PAS Group chief executive Eric Morris says the labels it picked up from troubled retailer Pacific Brands will be profitable under his company’s more simplistic infrastructure.
The recently-listed company, which owns successful fashion brands Metalicus and Review, has acquired stock and licencing rights to sport brands Dunlop and Slazenger, as well as the Australian footwear and equipment licence to Everlast, a brand that it already had the apparel licencing for.
Morris told SmartCompany the move to licence Everlast’s footwear and equipment division was “a natural extension” from holding the apparel licence.
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“We are extending ourselves outside of apparel, so we have the whole brand in Australia,” says Morris. “We already had a connection to the brand.”
And Morris says the move is in-line with the company’s strategic plans.
“A key initiative for the organisation is extending our brand licencing,” he says.
The PAS Group will licence the three brands from IBML, a division of UK-based sporting giant Sports Direct International, which previously held the license to the brands everywhere in the world except Australia and New Zealand.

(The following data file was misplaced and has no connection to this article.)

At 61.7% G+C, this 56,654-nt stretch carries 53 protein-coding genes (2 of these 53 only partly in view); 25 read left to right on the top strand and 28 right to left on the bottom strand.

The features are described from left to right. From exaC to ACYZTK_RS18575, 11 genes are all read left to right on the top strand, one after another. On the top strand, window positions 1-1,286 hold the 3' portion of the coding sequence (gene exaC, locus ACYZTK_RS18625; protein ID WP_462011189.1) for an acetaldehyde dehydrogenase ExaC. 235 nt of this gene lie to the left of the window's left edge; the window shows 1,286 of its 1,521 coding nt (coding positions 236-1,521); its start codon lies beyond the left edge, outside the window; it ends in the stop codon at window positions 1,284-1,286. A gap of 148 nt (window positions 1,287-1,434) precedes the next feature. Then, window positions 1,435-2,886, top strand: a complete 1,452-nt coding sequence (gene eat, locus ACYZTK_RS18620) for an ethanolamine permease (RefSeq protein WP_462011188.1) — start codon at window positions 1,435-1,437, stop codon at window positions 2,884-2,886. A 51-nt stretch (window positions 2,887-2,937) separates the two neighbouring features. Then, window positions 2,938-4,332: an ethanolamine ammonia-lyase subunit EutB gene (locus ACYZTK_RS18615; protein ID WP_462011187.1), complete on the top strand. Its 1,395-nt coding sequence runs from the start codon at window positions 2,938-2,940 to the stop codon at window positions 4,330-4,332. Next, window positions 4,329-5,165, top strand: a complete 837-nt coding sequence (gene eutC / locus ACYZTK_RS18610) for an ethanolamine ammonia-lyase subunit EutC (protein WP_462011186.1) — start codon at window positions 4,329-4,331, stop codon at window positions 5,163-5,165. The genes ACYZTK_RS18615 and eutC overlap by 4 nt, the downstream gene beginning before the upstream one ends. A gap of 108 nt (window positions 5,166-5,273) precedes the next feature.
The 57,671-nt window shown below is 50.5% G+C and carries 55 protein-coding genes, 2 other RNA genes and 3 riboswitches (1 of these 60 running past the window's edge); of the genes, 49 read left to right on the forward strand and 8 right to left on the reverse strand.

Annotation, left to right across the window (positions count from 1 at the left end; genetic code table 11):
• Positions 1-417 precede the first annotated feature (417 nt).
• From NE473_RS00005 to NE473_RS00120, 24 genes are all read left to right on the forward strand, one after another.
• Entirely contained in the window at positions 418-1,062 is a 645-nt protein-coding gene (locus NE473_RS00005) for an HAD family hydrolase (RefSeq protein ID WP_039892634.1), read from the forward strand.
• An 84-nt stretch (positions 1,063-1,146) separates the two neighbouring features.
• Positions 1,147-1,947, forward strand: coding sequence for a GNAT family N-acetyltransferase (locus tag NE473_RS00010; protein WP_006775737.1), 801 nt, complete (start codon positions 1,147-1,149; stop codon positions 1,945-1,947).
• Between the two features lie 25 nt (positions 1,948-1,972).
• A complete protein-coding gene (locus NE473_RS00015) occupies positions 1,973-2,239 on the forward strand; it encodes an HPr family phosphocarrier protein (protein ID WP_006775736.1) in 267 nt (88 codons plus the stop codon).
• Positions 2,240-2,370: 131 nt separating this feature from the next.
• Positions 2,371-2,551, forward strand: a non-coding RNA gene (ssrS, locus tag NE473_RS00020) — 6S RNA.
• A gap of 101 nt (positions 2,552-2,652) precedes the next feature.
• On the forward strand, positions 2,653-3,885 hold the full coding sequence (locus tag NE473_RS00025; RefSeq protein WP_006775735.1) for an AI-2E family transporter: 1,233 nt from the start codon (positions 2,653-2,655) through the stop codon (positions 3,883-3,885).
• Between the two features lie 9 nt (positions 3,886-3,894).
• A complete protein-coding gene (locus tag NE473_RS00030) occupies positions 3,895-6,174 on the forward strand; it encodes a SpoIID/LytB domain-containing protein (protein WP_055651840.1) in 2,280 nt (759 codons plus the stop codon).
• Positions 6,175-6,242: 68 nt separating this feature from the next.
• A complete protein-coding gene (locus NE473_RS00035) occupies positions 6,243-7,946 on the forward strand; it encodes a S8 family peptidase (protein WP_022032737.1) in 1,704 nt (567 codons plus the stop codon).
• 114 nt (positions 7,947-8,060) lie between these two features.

Morris says because Everlast is the world’s largest boxing brand and Slazenger is the world’s largest tennis brand, the labels have excellent potential to be pushed through different distribution and specialty channels.
Morris would not be drawn to comment on what the sale might mean for the troubled Pacific Brands group, which has also recently offloaded a number of its footwear assets as well as workwear brands Heard Yakka, King Gee and Stubbies. But he says he is confident of the brands’ profitability in a new home.
“They are living with us now instead,” he says. “Those brands will be profitable in a more simplistic infrastructure.”
Morris says he wouldn’t term the sale itself an acquisition, but confirmed PAS Group would continue its “buy and build” company strategy, looking at other acquisition targets to further expand the group.
Morris says acquisition targets would include “whatever makes sense to the business”.
He says leading into Christmas, he has seen analysis “talking up” the strong holiday period in the retail sector but says it’s a case of “wait and see”.